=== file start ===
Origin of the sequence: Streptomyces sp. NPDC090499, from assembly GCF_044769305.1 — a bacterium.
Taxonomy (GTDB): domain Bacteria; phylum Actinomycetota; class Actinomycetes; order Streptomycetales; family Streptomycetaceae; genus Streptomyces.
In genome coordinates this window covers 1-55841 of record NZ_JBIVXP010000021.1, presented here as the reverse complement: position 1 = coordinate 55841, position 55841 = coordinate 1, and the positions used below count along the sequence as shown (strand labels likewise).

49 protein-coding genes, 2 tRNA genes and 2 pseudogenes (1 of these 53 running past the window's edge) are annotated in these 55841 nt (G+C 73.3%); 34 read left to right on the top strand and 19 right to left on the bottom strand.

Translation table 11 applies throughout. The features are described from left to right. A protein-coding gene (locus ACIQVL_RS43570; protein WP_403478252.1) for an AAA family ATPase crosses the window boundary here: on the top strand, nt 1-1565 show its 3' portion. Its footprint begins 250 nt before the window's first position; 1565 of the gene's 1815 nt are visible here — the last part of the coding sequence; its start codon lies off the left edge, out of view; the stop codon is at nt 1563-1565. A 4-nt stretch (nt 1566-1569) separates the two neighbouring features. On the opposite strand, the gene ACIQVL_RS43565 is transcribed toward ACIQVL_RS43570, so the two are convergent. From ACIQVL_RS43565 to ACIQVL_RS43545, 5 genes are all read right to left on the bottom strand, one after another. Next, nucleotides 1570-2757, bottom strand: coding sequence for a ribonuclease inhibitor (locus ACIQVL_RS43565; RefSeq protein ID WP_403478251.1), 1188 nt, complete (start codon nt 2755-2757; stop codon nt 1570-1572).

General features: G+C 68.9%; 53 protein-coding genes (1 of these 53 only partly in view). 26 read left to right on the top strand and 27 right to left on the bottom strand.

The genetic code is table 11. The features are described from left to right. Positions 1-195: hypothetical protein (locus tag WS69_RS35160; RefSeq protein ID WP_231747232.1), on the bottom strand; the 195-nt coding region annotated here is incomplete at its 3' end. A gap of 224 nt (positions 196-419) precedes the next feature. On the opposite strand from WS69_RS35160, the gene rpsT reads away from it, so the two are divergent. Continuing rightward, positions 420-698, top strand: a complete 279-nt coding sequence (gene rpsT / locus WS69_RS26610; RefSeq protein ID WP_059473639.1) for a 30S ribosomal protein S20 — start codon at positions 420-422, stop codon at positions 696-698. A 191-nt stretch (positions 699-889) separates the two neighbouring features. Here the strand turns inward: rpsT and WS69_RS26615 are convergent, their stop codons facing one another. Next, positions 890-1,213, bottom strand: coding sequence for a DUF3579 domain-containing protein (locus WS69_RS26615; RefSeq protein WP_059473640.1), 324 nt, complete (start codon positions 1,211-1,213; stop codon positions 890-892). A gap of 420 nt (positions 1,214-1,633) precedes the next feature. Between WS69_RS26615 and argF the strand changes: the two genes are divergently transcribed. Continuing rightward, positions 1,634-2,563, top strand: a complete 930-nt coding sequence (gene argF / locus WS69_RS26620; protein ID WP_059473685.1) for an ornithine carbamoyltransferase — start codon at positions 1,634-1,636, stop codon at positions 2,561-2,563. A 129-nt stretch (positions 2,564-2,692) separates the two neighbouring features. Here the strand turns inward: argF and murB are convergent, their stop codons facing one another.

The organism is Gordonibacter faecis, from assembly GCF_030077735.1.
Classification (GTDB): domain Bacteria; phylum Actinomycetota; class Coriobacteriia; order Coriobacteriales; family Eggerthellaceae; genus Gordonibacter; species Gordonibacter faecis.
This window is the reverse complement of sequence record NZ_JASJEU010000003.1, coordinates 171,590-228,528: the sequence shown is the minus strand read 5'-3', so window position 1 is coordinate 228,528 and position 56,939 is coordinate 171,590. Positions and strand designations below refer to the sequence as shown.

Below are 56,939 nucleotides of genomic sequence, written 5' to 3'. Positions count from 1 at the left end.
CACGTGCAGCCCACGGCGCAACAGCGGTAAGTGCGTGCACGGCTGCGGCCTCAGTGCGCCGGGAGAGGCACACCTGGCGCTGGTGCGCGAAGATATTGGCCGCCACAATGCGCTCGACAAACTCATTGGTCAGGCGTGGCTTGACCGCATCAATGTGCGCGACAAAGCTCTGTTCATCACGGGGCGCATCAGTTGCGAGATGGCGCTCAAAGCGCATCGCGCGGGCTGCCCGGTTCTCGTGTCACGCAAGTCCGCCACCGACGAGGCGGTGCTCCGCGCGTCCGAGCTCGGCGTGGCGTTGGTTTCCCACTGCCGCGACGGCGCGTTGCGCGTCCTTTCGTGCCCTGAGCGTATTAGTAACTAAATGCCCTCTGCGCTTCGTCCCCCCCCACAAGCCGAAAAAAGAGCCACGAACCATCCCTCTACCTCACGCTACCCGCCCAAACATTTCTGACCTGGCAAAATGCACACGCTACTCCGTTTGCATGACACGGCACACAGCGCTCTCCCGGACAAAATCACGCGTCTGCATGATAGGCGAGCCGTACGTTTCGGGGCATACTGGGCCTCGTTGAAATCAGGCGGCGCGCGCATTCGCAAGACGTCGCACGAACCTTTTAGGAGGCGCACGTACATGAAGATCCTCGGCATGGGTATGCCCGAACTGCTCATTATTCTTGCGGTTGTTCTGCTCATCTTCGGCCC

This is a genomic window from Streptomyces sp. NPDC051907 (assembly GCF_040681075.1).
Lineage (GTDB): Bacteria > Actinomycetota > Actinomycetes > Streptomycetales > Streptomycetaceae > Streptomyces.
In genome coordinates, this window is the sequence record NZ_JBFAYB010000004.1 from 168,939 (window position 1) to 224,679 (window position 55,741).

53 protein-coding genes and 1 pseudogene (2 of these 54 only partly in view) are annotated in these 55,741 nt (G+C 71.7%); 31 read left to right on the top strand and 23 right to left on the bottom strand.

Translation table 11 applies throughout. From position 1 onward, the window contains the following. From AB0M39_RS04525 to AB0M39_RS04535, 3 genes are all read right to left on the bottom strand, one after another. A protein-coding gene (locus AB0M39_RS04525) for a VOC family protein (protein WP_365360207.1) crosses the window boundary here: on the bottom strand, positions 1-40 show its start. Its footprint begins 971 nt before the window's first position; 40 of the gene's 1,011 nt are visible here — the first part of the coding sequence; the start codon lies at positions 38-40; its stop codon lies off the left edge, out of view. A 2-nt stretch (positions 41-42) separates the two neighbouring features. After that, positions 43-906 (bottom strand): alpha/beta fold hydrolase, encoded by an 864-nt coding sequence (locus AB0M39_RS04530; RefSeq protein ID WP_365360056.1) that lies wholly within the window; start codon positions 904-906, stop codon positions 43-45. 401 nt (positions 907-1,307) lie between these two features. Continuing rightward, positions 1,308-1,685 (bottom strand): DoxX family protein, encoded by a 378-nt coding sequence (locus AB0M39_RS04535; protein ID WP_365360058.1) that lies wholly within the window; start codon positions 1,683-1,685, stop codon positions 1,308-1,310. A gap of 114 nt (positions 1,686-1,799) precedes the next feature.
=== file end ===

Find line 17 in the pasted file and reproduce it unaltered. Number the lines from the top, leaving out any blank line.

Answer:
Translation table 11 applies throughout. From position 1 onward, the window contains the following. From AB0M39_RS04525 to AB0M39_RS04535, 3 genes are all read right to left on the bottom strand, one after another. A protein-coding gene (locus AB0M39_RS04525) for a VOC family protein (protein WP_365360207.1) crosses the window boundary here: on the bottom strand, positions 1-40 show its start. Its footprint begins 971 nt before the window's first position; 40 of the gene's 1,011 nt are visible here — the first part of the coding sequence; the start codon lies at positions 38-40; its stop codon lies off the left edge, out of view. A 2-nt stretch (positions 41-42) separates the two neighbouring features. After that, positions 43-906 (bottom strand): alpha/beta fold hydrolase, encoded by an 864-nt coding sequence (locus AB0M39_RS04530; RefSeq protein ID WP_365360056.1) that lies wholly within the window; start codon positions 904-906, stop codon positions 43-45. 401 nt (positions 907-1,307) lie between these two features. Continuing rightward, positions 1,308-1,685 (bottom strand): DoxX family protein, encoded by a 378-nt coding sequence (locus AB0M39_RS04535; protein ID WP_365360058.1) that lies wholly within the window; start codon positions 1,683-1,685, stop codon positions 1,308-1,310. A gap of 114 nt (positions 1,686-1,799) precedes the next feature.